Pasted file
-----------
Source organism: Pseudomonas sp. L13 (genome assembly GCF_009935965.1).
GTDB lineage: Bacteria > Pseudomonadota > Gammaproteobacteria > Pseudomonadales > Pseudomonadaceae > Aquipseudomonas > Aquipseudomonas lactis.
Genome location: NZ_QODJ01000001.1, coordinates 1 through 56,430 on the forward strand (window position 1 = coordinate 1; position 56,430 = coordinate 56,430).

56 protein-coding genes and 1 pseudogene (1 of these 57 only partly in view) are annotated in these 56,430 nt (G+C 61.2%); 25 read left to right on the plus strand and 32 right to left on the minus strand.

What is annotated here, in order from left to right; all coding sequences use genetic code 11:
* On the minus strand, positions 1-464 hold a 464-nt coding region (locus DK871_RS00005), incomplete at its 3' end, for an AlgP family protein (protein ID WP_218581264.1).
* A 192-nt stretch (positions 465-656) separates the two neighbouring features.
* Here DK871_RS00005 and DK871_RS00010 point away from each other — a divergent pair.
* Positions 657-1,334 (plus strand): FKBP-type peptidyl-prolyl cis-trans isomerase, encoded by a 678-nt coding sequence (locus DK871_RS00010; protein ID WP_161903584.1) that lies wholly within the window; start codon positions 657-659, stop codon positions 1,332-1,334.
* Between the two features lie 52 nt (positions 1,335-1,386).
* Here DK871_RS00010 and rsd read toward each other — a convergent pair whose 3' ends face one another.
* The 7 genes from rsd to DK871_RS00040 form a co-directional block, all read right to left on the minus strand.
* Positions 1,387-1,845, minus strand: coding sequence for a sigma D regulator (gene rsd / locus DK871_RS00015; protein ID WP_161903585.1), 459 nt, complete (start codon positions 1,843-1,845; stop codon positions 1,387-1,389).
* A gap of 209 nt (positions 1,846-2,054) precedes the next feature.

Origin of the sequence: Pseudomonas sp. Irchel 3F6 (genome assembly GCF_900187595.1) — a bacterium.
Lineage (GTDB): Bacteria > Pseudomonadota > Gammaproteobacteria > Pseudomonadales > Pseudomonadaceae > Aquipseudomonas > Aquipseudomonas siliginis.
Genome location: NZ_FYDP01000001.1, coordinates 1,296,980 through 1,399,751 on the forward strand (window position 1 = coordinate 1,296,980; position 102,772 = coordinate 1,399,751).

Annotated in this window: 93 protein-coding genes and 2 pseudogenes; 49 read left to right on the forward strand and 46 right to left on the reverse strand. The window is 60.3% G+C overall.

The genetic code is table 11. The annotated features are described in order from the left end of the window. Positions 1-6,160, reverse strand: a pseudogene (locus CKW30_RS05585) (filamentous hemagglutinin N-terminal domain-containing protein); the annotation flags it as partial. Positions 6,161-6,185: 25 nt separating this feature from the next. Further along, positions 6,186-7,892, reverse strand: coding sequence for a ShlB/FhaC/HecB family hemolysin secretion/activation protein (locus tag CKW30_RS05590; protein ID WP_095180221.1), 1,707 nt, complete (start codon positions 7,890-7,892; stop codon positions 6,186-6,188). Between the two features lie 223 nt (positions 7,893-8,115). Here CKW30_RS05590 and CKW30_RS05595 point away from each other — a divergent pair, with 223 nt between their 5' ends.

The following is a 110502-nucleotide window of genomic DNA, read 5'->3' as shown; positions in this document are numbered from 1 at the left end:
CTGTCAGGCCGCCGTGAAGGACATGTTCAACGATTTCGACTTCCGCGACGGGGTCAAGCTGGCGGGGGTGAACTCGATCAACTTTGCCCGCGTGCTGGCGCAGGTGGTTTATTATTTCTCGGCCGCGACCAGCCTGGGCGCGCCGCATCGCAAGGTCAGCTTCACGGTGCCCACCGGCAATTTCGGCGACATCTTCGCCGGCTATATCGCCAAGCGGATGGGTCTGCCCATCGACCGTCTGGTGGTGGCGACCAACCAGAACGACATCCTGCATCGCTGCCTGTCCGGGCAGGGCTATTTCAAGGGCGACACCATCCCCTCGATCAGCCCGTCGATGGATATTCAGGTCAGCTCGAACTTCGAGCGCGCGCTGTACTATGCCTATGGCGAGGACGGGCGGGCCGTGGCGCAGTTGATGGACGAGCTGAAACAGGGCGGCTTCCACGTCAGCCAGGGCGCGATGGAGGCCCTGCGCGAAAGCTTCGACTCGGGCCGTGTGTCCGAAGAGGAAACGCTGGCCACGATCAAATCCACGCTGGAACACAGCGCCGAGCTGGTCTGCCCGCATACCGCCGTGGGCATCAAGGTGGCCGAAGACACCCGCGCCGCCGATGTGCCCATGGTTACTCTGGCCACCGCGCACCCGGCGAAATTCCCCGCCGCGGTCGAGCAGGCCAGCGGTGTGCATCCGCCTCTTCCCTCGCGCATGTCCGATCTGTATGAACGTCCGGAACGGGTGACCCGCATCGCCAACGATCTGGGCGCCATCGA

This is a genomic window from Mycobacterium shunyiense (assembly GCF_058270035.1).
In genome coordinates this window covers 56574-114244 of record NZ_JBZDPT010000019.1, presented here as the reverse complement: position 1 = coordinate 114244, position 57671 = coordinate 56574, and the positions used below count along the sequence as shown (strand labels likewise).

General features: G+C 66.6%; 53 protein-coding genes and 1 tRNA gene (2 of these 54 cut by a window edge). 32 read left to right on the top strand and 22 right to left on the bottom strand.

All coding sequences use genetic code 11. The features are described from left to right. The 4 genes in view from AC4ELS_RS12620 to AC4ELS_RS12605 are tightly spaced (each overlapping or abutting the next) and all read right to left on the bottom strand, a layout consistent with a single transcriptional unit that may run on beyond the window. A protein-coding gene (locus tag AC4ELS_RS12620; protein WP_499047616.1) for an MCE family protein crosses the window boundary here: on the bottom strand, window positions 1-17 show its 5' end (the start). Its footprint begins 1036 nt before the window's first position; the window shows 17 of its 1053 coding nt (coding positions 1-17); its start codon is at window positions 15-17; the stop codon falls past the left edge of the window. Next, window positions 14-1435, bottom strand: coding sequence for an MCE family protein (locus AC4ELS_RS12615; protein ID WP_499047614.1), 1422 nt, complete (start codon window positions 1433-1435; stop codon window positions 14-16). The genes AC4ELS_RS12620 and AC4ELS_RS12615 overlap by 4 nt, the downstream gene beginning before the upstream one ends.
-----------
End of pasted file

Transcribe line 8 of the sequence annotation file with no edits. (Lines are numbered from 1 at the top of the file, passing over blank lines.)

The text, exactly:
* Here DK871_RS00005 and DK871_RS00010 point away from each other — a divergent pair.